We have placed cookies on your device to help make this website better. To find out more or to learn how to change your computer settings on our cookies page.
Fire doors are a really important element of your fire safety strategy. Used correctly, they stop fires from spreading through a building, giving people time to escape and the Brigade time to attend and potentially save your premises.
Did you know?
Property owners are required by law (The Regulatory Reform (Fire Safety) Order 2005) to make sure premises reach required standards of fire safety.
If a fire door is properly made by a BWF certified manufacturer, with compatible parts, and certified by an accredited third party, it should hold back a fire for 30 minutes or more.
However, the components – hinges, seals, handles and glazing – are as important as the door itself. This is because, in a fire, doors can warp, move and allow smoke and fire through the opening. The seals and the gaps between the door frame and the wall are really vital too. They also stop smoke and fire spreading as quickly.
If a fire door isn’t properly installed, or you don’t use all the right seals and components like letterboxes that are fire-safe too, it can fail in under 5 minutes – see for yourself in this video.
There are some simple must-knows when it comes to fire doors and their safe use and installation:
If you are responsible for a property, it's likely that you need to make some fire safety precautions to keep the people who use it safe. This includes almost all buildings, places and structures other than individual private homes – that's individual flats in a block or family homes. Property manager's responsibilities include shared areas in houses in multiple occupation (HMOs), blocks of flats and maisonettes.
There is a difference between modern fire doors and their requirements and older type doors, often called ‘Notional fire doors’. These doors may have been in place for many years and met earlier standards of manufacture and legislation. However, this doesn't mean that they are now not fit for purpose, providing they are still in good condition they will still provide the service for which they were intended.
Modern doors are equipped with what's called intumescent strips and cold smoke seals. Older ‘notional’ doors may not have these fitted, and are often fitted into frames with a 1 inch or 25 mm door stop. The ‘notional’ door may be suitable in place if it is not warped or gapped to the extent that it requires replacement, its replacement will be a modern style fire door. Where doors are replaced that are required to be fire resisting they should not be replaced by ordinary doors and the person replacing the door should ensure that the door is a fire door.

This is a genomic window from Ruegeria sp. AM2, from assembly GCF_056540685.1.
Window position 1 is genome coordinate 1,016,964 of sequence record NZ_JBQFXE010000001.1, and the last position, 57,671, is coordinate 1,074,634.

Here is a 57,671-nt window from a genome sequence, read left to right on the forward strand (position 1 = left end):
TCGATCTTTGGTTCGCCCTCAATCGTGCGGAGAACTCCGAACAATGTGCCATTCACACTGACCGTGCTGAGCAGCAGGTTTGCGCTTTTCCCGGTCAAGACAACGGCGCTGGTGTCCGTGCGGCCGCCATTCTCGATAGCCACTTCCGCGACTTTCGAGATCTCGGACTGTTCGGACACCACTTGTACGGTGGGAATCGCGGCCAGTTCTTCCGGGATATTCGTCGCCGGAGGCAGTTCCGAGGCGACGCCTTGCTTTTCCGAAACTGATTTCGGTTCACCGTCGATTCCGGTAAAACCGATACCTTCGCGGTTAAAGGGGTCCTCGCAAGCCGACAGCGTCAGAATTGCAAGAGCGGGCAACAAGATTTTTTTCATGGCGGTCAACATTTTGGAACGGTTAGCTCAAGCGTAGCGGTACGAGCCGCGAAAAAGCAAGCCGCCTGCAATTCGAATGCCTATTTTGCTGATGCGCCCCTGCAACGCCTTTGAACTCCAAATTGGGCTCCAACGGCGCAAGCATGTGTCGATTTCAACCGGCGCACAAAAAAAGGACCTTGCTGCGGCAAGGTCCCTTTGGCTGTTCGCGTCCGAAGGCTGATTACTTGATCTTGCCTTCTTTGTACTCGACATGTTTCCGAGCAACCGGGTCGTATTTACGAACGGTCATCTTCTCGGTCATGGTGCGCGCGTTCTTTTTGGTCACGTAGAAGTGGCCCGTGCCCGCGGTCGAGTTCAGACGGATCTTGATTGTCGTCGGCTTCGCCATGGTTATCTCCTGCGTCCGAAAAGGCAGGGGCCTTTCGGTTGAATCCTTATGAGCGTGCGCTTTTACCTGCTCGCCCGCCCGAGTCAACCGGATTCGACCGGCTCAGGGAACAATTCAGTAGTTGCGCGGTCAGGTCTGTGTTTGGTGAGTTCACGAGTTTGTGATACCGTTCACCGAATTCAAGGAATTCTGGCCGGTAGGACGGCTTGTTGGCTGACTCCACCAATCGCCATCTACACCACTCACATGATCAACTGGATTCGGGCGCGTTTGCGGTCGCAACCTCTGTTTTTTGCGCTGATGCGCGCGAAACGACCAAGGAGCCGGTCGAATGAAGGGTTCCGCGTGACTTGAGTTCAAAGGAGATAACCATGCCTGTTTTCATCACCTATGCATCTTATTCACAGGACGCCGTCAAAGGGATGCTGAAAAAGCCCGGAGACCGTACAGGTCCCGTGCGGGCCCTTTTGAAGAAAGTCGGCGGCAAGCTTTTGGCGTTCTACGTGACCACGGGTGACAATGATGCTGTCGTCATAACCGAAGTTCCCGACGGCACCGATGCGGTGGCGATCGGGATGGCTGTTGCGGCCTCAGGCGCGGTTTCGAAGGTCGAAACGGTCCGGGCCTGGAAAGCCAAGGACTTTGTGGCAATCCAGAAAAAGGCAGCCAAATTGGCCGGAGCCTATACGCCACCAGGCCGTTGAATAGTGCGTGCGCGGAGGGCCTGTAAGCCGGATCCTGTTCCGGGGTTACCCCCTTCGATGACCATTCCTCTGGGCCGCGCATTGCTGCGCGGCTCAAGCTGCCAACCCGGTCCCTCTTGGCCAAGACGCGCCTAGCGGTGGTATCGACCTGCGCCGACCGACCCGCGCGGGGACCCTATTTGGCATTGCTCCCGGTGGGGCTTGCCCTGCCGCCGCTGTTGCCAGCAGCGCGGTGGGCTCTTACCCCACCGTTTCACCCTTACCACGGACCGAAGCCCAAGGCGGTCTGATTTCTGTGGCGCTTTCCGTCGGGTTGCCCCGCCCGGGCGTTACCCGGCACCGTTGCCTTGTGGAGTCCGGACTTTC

Absolutely, yes. Some fire doors are fitted with glazing – what's termed a 'vision panel', these are subject to the test procedure when constructed and you are not allowed to retrofit glazing by cutting the door unless this is done by a door specialist, the BWF-CERTIFIRE scheme will be able to provide further information if this is a requirement.
Fire doors will have at least 3 hinges with a melting point above 800 degrees centigrade and apertures for glazing and for letter boxes should be in place at testing. Arson Reduction letterboxes are available as a retrofit to the existing aperture and can be made available form the London Fire Brigade in certain instances – you can find out more here.
It depends on your circumstances. Though BWF-CERTFIRE Best Practice Guide suggests every 6 months, we believe that a risk-assessed approach is also appropriate for many. However, if your building is a hotel, or is home to anyone who might not be able to quickly respond to or escape from a fire, 6-monthly checks are essential.
The Architectural And Specialist Door Manufacturers Association (ASDMA) provide lots of information in their knowledge centre, including a free download of the standard BS 8214.
Specialist advise is also available from the British Woodworking Federation (BWF) who run courses for individuals with regard to fire doors and their construction and use.
There is a certification scheme for fire doors through the BWF-CERTIFIRE Scheme – visit to find out more about fire doors and their components or to find a supplier, learn how to specify correctly, and what regulations apply to a building.
You can also download the BWF-Certfire Best Practice Guide.